“The new PCO assists Western Local Land Services to work with landholders to control any reported feral camels in this region,” Mr Crittle said. “If left uncontrolled, the feral camel population in western NSW is projected to increase at about 8 to 10% each year, causing more widespread damage and destruction,” Mr Crittle said. “Commercial use isn’t currently a viable option for feral camels in NSW given the small number of animals and the distances over which they are spread. “Anyone wanting to keep camels in the NSW Western Division must have a licence.”

Following the introduction of the PCO, DPI co-ordinated a successful aerial cull of a localised feral camel population in Bourke and Cobar shires, in partnership with NSW National Parks and Wildlife Service and Western Local Land Services. Troy Crittle said local landholders provided excellent support for the control program and their ongoing involvement in feral camel reporting and control was essential. “DPI and Western Local Land Services are currently following up on reports of feral camels in other parts of western NSW, but we need the ongoing assistance of landholders and travellers to report any feral camel sightings in this region,” Mr Crittle said.

  • Kenya: New strategy to defeat striga weed impoverishing rural Kenya farmers

A new farming practice introduced by International Center of Insect Physiology and Ecology (ICIPE), is helping Kenyan farmers to eliminate Striga hermonthica, (Witch Weed), which affects cereal crops in many parts of Africa and which can reduce crop production by 100% and has a dormancy of over 15 years.

The technology, identified as a push-pull system, is a form of ecological farming used to control parasitic weeds and insects that damage crops. Professor Zeyaur Khan, the project director at ICIPE, said that the technology involves the use of Napier grass and Desmodium, a leguminous herb, which is intercropped with other food crops such as maize, sorghum or rice.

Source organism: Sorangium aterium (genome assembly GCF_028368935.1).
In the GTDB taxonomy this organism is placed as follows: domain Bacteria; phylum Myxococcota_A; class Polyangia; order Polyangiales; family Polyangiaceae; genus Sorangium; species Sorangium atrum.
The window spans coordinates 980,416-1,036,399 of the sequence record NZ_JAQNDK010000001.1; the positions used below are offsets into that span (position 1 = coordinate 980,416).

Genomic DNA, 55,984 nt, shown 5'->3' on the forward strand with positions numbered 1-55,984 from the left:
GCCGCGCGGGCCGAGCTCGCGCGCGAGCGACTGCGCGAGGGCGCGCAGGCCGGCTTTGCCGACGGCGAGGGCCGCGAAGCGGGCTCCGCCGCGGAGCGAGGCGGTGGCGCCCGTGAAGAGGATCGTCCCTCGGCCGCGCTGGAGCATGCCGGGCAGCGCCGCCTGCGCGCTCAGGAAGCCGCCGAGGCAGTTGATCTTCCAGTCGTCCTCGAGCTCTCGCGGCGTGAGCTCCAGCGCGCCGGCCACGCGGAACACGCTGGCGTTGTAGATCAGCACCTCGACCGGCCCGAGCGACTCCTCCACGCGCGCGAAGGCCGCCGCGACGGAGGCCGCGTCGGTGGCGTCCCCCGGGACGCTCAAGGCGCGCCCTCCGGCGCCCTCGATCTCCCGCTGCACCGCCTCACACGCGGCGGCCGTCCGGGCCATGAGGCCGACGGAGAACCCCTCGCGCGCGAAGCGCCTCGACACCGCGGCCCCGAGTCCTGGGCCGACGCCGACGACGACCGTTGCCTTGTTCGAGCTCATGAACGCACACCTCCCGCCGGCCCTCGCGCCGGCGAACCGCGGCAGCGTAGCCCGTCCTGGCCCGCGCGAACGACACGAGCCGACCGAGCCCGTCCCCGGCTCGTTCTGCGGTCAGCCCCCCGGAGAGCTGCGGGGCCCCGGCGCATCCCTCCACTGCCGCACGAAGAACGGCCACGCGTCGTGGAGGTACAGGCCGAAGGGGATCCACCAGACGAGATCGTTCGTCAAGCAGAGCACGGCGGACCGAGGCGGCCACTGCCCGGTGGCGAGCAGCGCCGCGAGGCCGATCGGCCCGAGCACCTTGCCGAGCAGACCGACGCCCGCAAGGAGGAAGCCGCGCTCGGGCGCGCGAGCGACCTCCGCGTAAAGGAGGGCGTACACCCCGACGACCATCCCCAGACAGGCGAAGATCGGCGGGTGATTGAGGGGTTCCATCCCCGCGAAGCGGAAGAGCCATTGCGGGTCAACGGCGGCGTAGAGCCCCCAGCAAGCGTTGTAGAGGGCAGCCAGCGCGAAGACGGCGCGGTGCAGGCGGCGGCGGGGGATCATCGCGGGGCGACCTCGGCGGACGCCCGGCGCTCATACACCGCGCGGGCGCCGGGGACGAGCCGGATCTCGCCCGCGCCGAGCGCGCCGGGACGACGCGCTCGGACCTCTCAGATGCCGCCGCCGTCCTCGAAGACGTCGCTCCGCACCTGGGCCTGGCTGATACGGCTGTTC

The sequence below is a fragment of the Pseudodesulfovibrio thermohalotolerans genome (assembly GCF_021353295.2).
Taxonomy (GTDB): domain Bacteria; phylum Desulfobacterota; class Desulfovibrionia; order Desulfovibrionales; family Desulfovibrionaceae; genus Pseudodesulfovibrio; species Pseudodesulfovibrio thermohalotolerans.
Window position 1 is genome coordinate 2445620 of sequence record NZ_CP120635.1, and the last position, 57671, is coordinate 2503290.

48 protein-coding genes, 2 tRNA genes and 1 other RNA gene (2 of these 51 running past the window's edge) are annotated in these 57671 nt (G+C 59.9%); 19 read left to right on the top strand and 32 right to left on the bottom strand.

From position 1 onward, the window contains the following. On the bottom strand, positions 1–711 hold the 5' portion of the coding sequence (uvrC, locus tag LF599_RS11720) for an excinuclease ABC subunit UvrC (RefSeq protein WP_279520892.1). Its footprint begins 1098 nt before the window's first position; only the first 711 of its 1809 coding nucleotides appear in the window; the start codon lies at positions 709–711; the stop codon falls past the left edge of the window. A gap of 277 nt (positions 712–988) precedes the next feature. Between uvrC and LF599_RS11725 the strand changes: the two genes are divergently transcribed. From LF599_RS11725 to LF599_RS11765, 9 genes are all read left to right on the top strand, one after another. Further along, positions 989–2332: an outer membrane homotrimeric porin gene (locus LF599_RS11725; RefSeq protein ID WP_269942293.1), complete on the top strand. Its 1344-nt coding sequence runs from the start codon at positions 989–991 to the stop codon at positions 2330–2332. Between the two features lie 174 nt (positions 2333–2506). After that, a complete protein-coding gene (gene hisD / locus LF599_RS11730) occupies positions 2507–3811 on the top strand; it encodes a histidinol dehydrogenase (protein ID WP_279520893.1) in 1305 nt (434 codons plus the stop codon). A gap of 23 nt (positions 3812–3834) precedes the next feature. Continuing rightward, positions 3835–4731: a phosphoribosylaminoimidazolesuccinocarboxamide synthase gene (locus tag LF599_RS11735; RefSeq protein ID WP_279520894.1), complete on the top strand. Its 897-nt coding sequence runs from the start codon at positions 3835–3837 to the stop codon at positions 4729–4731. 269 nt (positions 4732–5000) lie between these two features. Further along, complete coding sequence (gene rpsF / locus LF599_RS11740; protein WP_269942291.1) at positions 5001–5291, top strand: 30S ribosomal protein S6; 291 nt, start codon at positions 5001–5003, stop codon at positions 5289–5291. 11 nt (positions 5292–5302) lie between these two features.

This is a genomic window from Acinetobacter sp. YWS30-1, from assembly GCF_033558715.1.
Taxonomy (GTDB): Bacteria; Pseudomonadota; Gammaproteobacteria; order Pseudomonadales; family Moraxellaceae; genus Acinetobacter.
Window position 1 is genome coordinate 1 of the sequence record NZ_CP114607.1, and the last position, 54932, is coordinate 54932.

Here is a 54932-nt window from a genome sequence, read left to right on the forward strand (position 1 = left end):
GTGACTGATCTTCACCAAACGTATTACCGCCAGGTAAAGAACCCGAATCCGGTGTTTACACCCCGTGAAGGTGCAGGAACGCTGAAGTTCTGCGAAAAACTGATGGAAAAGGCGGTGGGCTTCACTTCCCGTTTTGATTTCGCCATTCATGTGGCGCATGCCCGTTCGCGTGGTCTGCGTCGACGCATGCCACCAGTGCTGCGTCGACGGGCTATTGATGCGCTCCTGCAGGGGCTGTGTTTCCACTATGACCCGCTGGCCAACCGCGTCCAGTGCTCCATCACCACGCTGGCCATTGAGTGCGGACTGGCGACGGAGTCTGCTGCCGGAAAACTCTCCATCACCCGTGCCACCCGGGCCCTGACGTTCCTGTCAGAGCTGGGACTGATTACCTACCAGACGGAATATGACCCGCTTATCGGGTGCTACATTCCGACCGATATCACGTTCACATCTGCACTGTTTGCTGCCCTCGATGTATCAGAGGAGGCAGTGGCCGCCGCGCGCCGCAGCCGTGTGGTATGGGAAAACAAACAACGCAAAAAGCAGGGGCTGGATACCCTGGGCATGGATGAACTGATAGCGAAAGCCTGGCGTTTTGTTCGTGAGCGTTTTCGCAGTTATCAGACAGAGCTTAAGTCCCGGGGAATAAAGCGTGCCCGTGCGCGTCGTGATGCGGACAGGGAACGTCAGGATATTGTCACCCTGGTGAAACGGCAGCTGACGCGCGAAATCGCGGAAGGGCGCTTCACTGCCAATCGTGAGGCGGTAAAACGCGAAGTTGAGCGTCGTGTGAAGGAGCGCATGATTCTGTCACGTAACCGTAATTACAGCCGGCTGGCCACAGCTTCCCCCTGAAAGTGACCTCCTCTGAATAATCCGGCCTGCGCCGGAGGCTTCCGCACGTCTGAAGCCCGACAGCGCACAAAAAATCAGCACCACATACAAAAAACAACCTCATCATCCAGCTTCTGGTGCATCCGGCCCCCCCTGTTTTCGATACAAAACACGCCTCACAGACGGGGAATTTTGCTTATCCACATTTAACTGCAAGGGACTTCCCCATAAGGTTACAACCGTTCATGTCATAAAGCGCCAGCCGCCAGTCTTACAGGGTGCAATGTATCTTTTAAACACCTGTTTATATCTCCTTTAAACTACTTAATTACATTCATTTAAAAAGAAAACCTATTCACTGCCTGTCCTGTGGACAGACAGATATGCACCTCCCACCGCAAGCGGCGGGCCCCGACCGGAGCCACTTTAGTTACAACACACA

In the push-pull system, Napier grass is planted on the edges of the farm while the Desmodium is intercropped with the maize. The Desmodium is planted in between rows of maize and the crop produces a smell that stem borers do not like, pushing them away from the maize plants. According to Khan, the stem borer moths then lay eggs in Napier grass but since the grass does not allow the larvae to develop into adults, they end up dying.

He said chemicals released by Desmodium roots also control the weed, by inducing abortive germination, and providing very effective control of the noxious weed. Maize is the main staple in Kenya, with the country producing an average of 35 million bags annually and consuming 3.6 million every month. The persistence of striga in Western Kenya has become a threat to food security as farmers are losing tonnes of maize to the weed.

  • US: EPA Takes Strong Steps to Better Protect Bees from Pesticides

To further support President Obama’s Federal Pollinator Strategy, the U.S. Environmental Protection Agency is proposing additional restrictions on the use of acutely toxic pesticides during times when bees are most likely to be present. Applications of acutely toxic pesticides would be prohibited when flowers are in bloom when bees are brought to farms for pollination services. While the proposed restrictions focus on managed bees, EPA believes that these measures will also protect native bees and other pollinators that are in and around treatment areas.

The EPA is also encouraging states and tribes to reduce pesticide exposure by developing pollinator protection plans. The purpose of these plans is to support pollinator health by facilitating local communication among beekeepers, growers and others and to put into place tailored measures to protect pollinators.

Growers routinely contract with honey bee keepers to bring in bees to pollinate their crops that require insect pollination. Bees are typically present during the period the crops are in bloom. Application of pesticides during this period can significantly affect the health of bees.
Read about other actions EPA is taking to protect pollinators:

  • India: New battle against dengue

With monsoons round the corner, the civic authorities in Mumbai have already begun taking precautionary measures to battle dengue. Last year, the city experienced 927 confirmed and nearly 4,000 suspected cases of dengue. As many as 85% of patients last year were from high-rise buildings, and 60% of the breeding spots were in multi-storeyed buildings. Circulars have been issued to over 7,000 housing societies, asking them to appoint persons as mosquitoes breeding detectors who will inspect the societies periodically to identify breeding spots. As part of the 10-point plan, the Brihanmumbai Municipal Corporation (BMC), has set up a 24-hour cell to monitor cases. Hospitals have been told to provide information about every dengue patient to the cell, which will forward the data to insecticide officers who will then survey the patient’s housing society and neighbouring areas to locate breeding spots.